56

In order to sign users in after registering them, I manually set the user.backend property. It normally works in my views. In this instance, I'm trying to register the user via AJAX. It is raising an AttributeError.

Here is my code:

 def register_async(request):
    if request.method=='POST':

    userform=MyUserCreationForm(request.POST)
    if userform.is_valid():
        #username of <30 char is required by Django User model.  I'm storing username as a hash of user email 

        user=userform.save(commit=False)
        user.username=hash(user.email)
        user.backend='django.contrib.auth.backends.ModelBackend'
        user.save()


        auth.login(request,user)
        user_status=1
        user_fname=user.first_name
        user_data=[{'user_status':user_status, 'user_fname':user_fname}]
        json_data=json.dumps(user_data)
        response=HttpResponse()
        response['Content-Type']="text/javascript"
        response.write(json_data)
        return response 

    else:
        user_data=[{'user_status':"0"}]
        json_data=json.dumps(user_data)
        response=HttpResponse()
        response['Content-Type']="text/javascript"
        response.write(json_data)
        return response 
else:
    return HttpResponse()

EDIT-- HERE'S THE AJAX. IT SEEMS PRETTY STANDARD

     //ajax registration.  
$('input#register_submit').click(function(event){
    $(this).attr('disabled','disabled');
    $('<div class="register-animation"><img src="{{site}}media/ajax-loader3.gif"/></div>').appendTo('#register_modal_btn');

    $.post("/register/", $('div#register_side form').serialize(), 
        function(data){
            $.each(data,function(){
            if(this.user_status==1){
                $('.register-animation').remove();
                $('.right_section .top').html('<ul><li class="sep_nav">Hi, '+ this.user_fname + '</li><li class="sep+nav"><a href="http://nabshack.com/logout/">Log Out</a></li><li class="refar_friend"><a href="http://nabshack.com/referral/">Refer a friend and get $50</a></li></ul>');
                $('#post_login_modal').dialog("close");

                $('a.login').unbind('click');
                $('li a.account').unbind('click');

            }       
            else{
            $('input#register_submit').removeAttr('disabled');
            $('.register-animation').remove();
            window.location='{{site}}register';
            }

        });
    },'json');
    return false;
    event.stopPropagation();
});

Pretty much this exact code works in non-ajax views for me. What gives?

Thanks

3
  • Can you add your ajax code too?
    – tarkeshwar
    May 17, 2011 at 19:45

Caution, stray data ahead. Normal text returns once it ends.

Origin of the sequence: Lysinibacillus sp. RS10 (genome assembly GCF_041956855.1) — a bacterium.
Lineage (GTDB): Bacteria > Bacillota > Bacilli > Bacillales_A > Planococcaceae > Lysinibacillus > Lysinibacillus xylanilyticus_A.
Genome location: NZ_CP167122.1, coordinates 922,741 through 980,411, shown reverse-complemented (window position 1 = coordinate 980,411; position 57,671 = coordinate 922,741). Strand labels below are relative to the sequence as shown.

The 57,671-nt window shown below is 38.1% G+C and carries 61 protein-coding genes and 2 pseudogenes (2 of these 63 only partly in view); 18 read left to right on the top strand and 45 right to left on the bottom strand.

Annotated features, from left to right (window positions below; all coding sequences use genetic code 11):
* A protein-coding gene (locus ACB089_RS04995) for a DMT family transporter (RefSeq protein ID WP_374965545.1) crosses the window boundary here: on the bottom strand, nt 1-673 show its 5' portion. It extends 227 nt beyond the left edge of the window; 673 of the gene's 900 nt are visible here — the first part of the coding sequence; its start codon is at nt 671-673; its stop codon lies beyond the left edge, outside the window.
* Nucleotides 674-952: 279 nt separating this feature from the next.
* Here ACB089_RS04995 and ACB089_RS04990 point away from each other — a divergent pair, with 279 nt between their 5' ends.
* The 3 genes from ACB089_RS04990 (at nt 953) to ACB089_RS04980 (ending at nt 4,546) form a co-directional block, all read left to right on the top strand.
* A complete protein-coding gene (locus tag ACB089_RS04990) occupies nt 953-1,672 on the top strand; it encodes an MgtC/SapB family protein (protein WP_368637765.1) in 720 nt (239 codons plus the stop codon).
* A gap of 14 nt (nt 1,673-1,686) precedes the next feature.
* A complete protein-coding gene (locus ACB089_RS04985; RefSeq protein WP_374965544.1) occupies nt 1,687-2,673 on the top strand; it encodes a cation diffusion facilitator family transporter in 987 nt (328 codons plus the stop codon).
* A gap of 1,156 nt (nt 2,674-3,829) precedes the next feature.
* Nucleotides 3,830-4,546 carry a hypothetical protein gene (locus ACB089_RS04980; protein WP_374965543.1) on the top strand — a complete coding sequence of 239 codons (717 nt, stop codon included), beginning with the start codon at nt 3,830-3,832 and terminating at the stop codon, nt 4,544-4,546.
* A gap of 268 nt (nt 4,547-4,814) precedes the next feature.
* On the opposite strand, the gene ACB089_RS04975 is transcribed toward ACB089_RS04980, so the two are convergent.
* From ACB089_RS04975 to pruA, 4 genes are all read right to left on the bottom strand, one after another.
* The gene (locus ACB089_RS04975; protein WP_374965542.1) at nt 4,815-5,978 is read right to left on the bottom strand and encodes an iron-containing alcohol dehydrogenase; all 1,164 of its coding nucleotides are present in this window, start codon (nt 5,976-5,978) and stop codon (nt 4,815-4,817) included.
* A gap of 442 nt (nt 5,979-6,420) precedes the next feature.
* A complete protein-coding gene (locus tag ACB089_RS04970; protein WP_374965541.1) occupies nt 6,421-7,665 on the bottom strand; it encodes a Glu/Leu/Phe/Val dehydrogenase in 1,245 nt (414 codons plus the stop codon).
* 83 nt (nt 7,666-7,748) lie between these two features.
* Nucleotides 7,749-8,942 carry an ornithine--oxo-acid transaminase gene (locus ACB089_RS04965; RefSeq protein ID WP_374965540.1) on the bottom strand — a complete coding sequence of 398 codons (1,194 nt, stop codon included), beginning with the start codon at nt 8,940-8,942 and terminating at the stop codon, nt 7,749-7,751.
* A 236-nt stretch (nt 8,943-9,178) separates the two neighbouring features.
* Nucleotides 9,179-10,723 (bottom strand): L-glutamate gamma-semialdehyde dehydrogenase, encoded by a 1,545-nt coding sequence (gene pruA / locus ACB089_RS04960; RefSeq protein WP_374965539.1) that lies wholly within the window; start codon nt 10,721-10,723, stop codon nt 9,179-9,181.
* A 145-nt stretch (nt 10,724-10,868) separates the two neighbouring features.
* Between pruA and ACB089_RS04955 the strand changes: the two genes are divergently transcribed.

• Are you using django.contrib.auth for User? If so, then the error is perfectly valid, because User does not have that attribute. The only two ways of adding it to User are through a profile, in which case it would be User.get_profile().backend or through a subclass, in which case it would be CustomUser.backend. If you're not using django.contrib.auth, post the code for your User model. May 17, 2011 at 19:47
  • I am using django.contrib.auth. However, you're point isn't accurate. See this post (stackoverflow.com/questions/5775268/…). You can directly set a "backend" attr on the User model. Beyond just that thread, I've implemented this feature successfully in other views. I think it's the ajax at play here.
    – Ben
    May 17, 2011 at 21:03

3 Answers 3

83

You must call authenticate before you can call login. authenticate sets an attribute on the object noting which backend has successfully validated it and clearing it for login, which isn't happening in your code (and that's the attribute that is missing).

Documentation: https://docs.djangoproject.com/en/1.8/topics/auth/default/#how-to-log-a-user-in -- check out the little callout that says "calling authenticate() first".

2
  • 2
    This is not true, Luke. I know that through both reading other threads as well as experimentally by testing it myself. You can set the backend attribute directly. Check out the other thread that I left in my comments above. You may want to look elsewhere as well. Set the backend manually is a hack that achieves the same affect as calling authenticate.
    – Ben
    May 18, 2011 at 14:23
  • 5
    Okay, point conceded. You can mock the effect of calling authenticate. But you shouldn't unless you have a good reason, since some future update might expand on what authenticate does and what Django expects to have done. Mar 6, 2012 at 22:20
47

I'll post this as an answer, But I owe it to https://stackoverflow.com/users/558699/ben in the comments above, and https://stackoverflow.com/a/5837046/1467342. I was scanning this question and missed that what I was looking for was in the comments. Adding a backend manually has been a (hacky) fix for me twice so far:

user.backend = 'django.contrib.auth.backends.ModelBackend'
login(request, user)

In both cases, I'm relying on other authentication methods (email confirmation and admin authenticated session) for verifying permission to log in as this user.

1
  • 7
    Although it's better to import settings from django.contrib.conf and assign settings.AUTHENTICATION_BACKENDS in case use has a custom backend.
    – Arsham
    Sep 24, 2014 at 14:27
0

in Django 1.10, django.contrib.auth.login now takes a backend= keyword argument!

https://code.djangoproject.com/ticket/24855

1
  • Or you can just use login(request, user), it won't throw an error anymore
    – serg
    May 15, 2018 at 23:48

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